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Bringing Home the Bacon: An empirical analysis of the extent and effects of pork-barreling in Australian politics

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  • Andrew Leigh

Abstract

Which electorates receive targeted funding, and does targeted funding swing votes? To answer these questions, I analyze four discretionary programs funded by the Australian federal government during the 2001-2004 election cycle. Controlling for relevant demographic characteristics of the electorate, those electorates held by the governing coalition received a larger share of discretionary funding, and a larger number of program grants. Among government seats, funding does not appear to have been directed towards those that were more marginal. More discretionary funding – particularly on road-building – was associated with a larger swing towards the government in the 2004 election.

Suggested Citation

  • Andrew Leigh, 2008. "Bringing Home the Bacon: An empirical analysis of the extent and effects of pork-barreling in Australian politics," CEPR Discussion Papers 580, Centre for Economic Policy Research, Research School of Economics, Australian National University.
  • Handle: RePEc:auu:dpaper:580
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    File URL: https://www.cbe.anu.edu.au/researchpapers/cepr/DP580.pdf
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    References listed on IDEAS

    as
    1. Andrew Leigh & Justin Wolfers, 2006. "Competing Approaches to Forecasting Elections: Economic Models, Opinion Polling and Prediction Markets," The Economic Record, The Economic Society of Australia, vol. 82(258), pages 325-340, September.
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    3. Cadot, Olivier & Roller, Lars-Hendrik & Stephan, Andreas, 2006. "Contribution to productivity or pork barrel? The two faces of infrastructure investment," Journal of Public Economics, Elsevier, vol. 90(6-7), pages 1133-1153, August.
    4. Arulampalam, Wiji & Dasgupta, Sugato & Dhillon, Amrita & Dutta, Bhaskar, 2009. "Electoral goals and center-state transfers: A theoretical model and empirical evidence from India," Journal of Development Economics, Elsevier, vol. 88(1), pages 103-119, January.
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    6. Andrew Leigh, 2005. "Economic Voting And Electoral Behavior: How Do Individual, Local, And National Factors Affect The Partisan Choice?," Economics and Politics, Wiley Blackwell, vol. 17, pages 265-296, July.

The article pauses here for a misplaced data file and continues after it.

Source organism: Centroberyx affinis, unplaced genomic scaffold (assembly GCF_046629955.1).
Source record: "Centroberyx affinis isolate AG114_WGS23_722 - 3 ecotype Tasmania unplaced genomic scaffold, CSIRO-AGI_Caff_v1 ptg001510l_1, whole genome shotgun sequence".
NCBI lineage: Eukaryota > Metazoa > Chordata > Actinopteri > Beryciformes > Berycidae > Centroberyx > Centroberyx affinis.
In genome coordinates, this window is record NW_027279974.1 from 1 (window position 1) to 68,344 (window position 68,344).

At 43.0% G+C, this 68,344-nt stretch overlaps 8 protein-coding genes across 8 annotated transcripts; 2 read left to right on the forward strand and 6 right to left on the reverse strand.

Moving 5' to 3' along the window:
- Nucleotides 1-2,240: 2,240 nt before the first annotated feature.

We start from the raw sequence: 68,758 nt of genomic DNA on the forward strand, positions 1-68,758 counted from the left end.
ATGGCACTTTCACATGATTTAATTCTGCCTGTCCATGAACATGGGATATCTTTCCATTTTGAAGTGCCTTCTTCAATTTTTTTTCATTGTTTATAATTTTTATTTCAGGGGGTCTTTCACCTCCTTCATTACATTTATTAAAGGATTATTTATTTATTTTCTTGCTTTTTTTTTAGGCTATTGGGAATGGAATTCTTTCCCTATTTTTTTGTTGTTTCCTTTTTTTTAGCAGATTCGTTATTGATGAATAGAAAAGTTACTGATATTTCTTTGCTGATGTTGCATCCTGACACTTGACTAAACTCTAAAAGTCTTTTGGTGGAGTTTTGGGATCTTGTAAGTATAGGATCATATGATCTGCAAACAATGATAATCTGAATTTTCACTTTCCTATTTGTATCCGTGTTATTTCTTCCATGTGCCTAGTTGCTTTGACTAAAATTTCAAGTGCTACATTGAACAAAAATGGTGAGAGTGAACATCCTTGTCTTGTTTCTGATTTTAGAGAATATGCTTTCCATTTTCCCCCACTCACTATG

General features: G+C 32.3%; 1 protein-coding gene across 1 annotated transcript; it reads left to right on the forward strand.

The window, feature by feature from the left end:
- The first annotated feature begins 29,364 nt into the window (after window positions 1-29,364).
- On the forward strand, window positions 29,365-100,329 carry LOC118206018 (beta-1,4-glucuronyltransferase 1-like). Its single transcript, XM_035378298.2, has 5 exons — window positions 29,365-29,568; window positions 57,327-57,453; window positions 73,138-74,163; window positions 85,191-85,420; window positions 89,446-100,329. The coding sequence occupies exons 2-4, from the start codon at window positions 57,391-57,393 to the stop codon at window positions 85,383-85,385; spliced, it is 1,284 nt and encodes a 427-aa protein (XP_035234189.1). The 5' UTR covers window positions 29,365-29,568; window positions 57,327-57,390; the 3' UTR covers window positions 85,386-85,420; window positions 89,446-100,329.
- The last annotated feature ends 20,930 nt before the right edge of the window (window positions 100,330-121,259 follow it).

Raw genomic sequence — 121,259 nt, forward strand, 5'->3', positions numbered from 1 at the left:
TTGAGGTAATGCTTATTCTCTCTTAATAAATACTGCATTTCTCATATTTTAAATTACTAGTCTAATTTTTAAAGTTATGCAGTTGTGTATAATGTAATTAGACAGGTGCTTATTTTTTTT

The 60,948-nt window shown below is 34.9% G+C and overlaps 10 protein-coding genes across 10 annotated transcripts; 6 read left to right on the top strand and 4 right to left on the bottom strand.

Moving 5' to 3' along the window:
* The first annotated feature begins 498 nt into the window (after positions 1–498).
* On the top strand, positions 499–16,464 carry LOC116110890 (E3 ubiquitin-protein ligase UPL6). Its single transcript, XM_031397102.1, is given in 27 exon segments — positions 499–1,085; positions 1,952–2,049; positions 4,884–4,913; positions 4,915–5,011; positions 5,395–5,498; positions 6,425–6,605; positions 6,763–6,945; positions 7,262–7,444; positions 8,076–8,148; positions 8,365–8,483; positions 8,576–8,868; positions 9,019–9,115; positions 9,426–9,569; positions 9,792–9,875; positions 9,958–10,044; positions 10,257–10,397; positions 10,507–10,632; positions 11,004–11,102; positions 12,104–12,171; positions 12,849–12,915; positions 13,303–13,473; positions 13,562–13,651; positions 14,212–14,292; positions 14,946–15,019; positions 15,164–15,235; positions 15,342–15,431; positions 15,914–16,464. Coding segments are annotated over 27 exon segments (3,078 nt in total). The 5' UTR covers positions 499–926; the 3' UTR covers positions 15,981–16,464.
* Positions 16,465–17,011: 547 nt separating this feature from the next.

7. Golden, M. & Picci, L., 2007. "Pork Barrel Politics in Postwar Italy, 1953–1994," Cambridge Working Papers in Economics 0767, Faculty of Economics, University of Cambridge.
    8. Levitt, Steven D & Snyder, James M, Jr, 1997. "The Impact of Federal Spending on House Election Outcomes," Journal of Political Economy, University of Chicago Press, vol. 105(1), pages 30-53, February.
    9. repec:cup:apsrev:v:96:y:2002:i:01:p:27-40_00 is not listed on IDEAS
    10. repec:cup:apsrev:v:78:y:1984:i:01:p:110-125_25 is not listed on IDEAS
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    Citations

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    Cited by:

    1. Firpo, Sergio & Ponczek, Vladimir & Sanfelice, Viviane, 2015. "The relationship between federal budget amendments and local electoral power," Journal of Development Economics, Elsevier, vol. 116(C), pages 186-198.
    2. Mikael Elinder & Henrik Jordahl & Panu Poutvaara, 2008. "Selfish and Prospective: Theory and Evidence of Pocketbook Voting," CESifo Working Paper Series 2489, CESifo Group Munich.
    3. Guccio, Calogero & Mazza, Isidoro, 2014. "On the political determinants of the allocation of funds to heritage authorities," European Journal of Political Economy, Elsevier, vol. 34(C), pages 18-38.
    4. Cinnirella, Francesco & Schueler, Ruth M., 2016. "Nation Building: The Role of Central Spending in Education," CEPR Discussion Papers 11621, C.E.P.R. Discussion Papers.
    5. Leigh, Andrew & Neill, Christine, 2011. "Can national infrastructure spending reduce local unemployment? Evidence from an Australian roads program," Economics Letters, Elsevier, vol. 113(2), pages 150-153.
    6. Muraközy, Balázs & Telegdy, Álmos, 2016. "Political incentives and state subsidy allocation: Evidence from Hungarian municipalities," European Economic Review, Elsevier, vol. 89(C), pages 324-344.
    7. repec:eee:exehis:v:67:y:2018:i:c:p:18-39 is not listed on IDEAS
    8. Monica Nagpal & Michael A. Kortt & Brian Dollery, 2013. "Bang for the Buck? An Evaluation of the Roads to Recovery Program," Economic Papers, The Economic Society of Australia, vol. 32(2), pages 239-248, June.
    9. Dettmer, Bianka & Sauer, Thomas, 2016. "Implementation of European cohesion policy at the sub-national level: Evidence from beneficiary data in Eastern Germany," Jena Contributions to Economic Research 2016/1, University of Applied Sciences Jena, Department of Business Administration.
    10. John Considine & Justin Doran, 2016. "Evaluation of an informal rule for the allocation of sports capital funding," Public Choice, Springer, vol. 168(1), pages 43-54, July.
    11. Elinder, Mikael & Jordahl, Henrik & Poutvaara, Panu, 2015. "Promises, policies and pocketbook voting," European Economic Review, Elsevier, vol. 75(C), pages 177-194.

    More about this item

    Keywords

    elections; local expenditure; voting; targeted funding; pork barreling;

    JEL classification:

    • D72 - Microeconomics - - Analysis of Collective Decision-Making - - - Political Processes: Rent-seeking, Lobbying, Elections, Legislatures, and Voting Behavior
    • R58 - Urban, Rural, Regional, Real Estate, and Transportation Economics - - Regional Government Analysis - - - Regional Development Planning and Policy

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